B. 18 USC § 922(v). Generally unlawful to manufacture, transfer, or possess semi-automatic assault weapon manufactured after Sept. 13, 1994;

C. 18 USC § 922(k). Generally unlawful to possess or receive any firearm that has moved in interstate commerce which lacks a serial number or contains an altered or obliterated serial number.

Authority of Attorneys General for prosecution of gun violations. I also recommend revision to Code of Virginia § 2.2-511. (Effective January 1, 2022) Criminal cases.  That law allows the Attorney General to prosecute certain crimes without the concurrence of the elected local Commonwealth’s Attorney.  The list currently includes:

  1. violations of the Alcoholic Beverage Control Act (§ 4.1-100 et seq.),
  2. violation of laws relating to elections and the electoral process as provided in § 24.2-104,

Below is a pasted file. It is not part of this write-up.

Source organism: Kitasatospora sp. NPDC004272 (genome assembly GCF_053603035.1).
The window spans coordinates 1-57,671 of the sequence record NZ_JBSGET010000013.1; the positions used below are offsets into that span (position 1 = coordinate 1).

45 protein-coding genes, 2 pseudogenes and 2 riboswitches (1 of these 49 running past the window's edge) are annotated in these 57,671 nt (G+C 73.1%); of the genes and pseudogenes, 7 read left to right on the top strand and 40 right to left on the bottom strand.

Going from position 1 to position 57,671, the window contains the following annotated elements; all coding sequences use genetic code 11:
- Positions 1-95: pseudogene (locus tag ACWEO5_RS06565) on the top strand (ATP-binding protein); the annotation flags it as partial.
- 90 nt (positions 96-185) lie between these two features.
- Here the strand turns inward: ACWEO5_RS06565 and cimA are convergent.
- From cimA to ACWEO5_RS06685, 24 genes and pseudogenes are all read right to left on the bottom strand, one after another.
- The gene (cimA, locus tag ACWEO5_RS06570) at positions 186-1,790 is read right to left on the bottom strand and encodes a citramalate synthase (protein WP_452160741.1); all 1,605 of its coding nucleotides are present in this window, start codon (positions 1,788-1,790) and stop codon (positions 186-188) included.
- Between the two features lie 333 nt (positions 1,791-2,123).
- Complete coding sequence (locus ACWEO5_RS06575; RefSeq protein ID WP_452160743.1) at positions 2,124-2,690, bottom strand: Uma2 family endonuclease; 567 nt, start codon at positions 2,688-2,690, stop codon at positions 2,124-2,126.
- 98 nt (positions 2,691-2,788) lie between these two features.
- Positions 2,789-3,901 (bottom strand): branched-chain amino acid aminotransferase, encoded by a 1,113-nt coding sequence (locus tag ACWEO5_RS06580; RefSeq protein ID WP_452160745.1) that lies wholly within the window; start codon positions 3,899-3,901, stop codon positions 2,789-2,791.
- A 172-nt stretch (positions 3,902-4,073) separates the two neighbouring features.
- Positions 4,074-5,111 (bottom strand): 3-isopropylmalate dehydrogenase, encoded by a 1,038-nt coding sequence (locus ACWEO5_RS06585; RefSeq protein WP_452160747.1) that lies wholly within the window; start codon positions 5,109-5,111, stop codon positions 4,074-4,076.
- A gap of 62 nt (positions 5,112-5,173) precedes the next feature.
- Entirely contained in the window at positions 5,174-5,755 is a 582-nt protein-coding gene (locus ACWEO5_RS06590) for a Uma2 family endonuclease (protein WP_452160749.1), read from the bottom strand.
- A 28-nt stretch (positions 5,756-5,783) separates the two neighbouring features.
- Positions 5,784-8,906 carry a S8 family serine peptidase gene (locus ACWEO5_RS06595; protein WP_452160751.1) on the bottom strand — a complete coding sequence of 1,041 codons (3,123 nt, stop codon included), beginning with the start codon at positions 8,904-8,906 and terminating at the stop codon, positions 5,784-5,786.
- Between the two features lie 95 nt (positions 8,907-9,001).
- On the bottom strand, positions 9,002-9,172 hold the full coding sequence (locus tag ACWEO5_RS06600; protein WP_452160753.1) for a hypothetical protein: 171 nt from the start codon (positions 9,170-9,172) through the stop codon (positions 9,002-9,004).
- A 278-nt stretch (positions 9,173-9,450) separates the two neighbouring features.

3. violation of laws relating to motor vehicles and their operation,
  4. the handling of funds by a state bureau, institution, commission or department,
  5. the theft of state property,
  6. violation of the criminal laws involving child pornography and sexually explicit visual material involving children,
  7. the practice of law without being duly authorized or licensed or the illegal practice of law, and
  8. violations of § 3.2-4212 or 58.1-1008.2 (tobacco related)

I ask the candidates for the General Assembly, Attorney General and Governor to support adding violations of gun laws to that list to account for rogue Commonwealth’s Attorneys who abuse their prosecutorial discretion.

Summary. I urge Virginia candidates for state offices to announce their support or non-support for:

  1. Increased federal referrals of gun crimes;
  2. Amending current law to give the Attorney General authority to prosecute gun crimes without the concurrence of the local Commonwealth’s Attorney; and
  3. Designation of Circuit Courts as courts of original jurisdiction for all gun crimes regardless of the age of the defendant.

Those measures can make a major difference both in deterrence to reduce the number of guns on the streets and in appropriate and consistent prosecutions of gun-related crimes to keep gun violators off the streets.